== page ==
I don’t think it should be socially acceptable for people to say they are ‘bad with names.’ No one is bad with names. That is not a real thing. Not knowing people’s names isn’t a neurological condition; it’s a choice. You choose not to make learning people’s names a priority. It’s like saying, ‘Hey, a disclaimer about me: I’m rude.’
—  Mindy Kaling, Is Everyone Hanging Out Without Me? 
Just Go For It

I have a friend whose dreams are as vast as mine. She always has these new ideas. All these incredible projects she wants to start. But she finds every excuse to why she cannot fulfill them. I understand there are certain set backs, like financial problems or transportation issues, but she would find anyway necessary. I mean if its that important to you and you’re hungry for it, wouldn’t you climb every mountain to reach there? Wouldn’t you walk down every road to get there? Open every door to find it?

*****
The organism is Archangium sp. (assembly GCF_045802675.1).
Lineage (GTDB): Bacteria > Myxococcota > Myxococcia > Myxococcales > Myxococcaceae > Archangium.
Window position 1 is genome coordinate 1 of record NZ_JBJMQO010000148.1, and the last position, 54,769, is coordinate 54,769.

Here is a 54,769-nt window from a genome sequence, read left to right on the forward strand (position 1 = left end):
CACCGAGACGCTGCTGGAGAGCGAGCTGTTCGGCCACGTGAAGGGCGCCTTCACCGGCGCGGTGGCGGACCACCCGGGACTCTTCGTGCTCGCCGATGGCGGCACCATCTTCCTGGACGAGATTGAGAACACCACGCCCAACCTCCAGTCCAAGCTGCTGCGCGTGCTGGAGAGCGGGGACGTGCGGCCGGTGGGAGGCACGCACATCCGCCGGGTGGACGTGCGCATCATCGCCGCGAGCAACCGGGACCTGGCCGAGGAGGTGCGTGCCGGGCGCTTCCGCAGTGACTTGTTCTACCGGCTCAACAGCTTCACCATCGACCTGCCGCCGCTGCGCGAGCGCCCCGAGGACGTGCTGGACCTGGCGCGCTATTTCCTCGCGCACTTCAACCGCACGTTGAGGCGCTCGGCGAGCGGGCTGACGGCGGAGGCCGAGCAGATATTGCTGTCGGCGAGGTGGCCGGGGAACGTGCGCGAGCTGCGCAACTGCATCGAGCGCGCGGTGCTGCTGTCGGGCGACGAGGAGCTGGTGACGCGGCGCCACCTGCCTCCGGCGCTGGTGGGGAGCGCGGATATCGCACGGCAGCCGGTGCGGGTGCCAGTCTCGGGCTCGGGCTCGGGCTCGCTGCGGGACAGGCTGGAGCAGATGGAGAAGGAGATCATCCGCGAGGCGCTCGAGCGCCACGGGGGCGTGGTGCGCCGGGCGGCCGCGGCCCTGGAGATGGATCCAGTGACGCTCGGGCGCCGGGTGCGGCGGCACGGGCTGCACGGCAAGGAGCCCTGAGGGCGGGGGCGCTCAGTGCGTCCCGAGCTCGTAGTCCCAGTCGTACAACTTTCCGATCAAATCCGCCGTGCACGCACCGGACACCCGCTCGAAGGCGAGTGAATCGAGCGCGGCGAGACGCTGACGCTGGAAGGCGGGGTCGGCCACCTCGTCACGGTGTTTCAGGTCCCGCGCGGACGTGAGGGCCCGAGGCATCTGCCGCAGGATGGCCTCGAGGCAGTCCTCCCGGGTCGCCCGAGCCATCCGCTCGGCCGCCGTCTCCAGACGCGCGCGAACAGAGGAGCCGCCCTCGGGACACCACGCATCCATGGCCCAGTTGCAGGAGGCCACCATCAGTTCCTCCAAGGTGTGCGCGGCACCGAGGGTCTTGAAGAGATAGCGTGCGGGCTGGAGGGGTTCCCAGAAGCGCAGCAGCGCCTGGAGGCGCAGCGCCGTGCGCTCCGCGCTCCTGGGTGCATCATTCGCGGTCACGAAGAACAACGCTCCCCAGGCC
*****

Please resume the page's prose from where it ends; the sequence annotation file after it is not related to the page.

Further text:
She always tells me “I can always do it in college” No, do it right NOW because it might just be too late.
If you’re reading this and you have a dream, GO FOR IT! Don’t procrastinate like my friend lol. You’ll just miss perfect opportunities.


I want you to think about something.…  Out of all the millions of people to cross my path during my 33 years on this planet, the ones who society deem as having “issues” have been the most remarkable, talented, intriguing, and memorable people I have met.  Our “issues” make us who we are, we must own them, evaluate them, celebrate them when they enhance our life, and dismiss them when they cause toxcixty to our well being.  As artists… we tend to have a little more “issues”, or at least what the norm surmises as “issues,” then the average Jane or Joe.  But those issues are what give our work life and meaning, they are what fuel our creative process, and they are what serve as the impetus and motivation for creating works of art.  Our “issues” only become “issues” when we view them as such.
—  a excerpt from an email my amazing, talented, kind art teacher sent me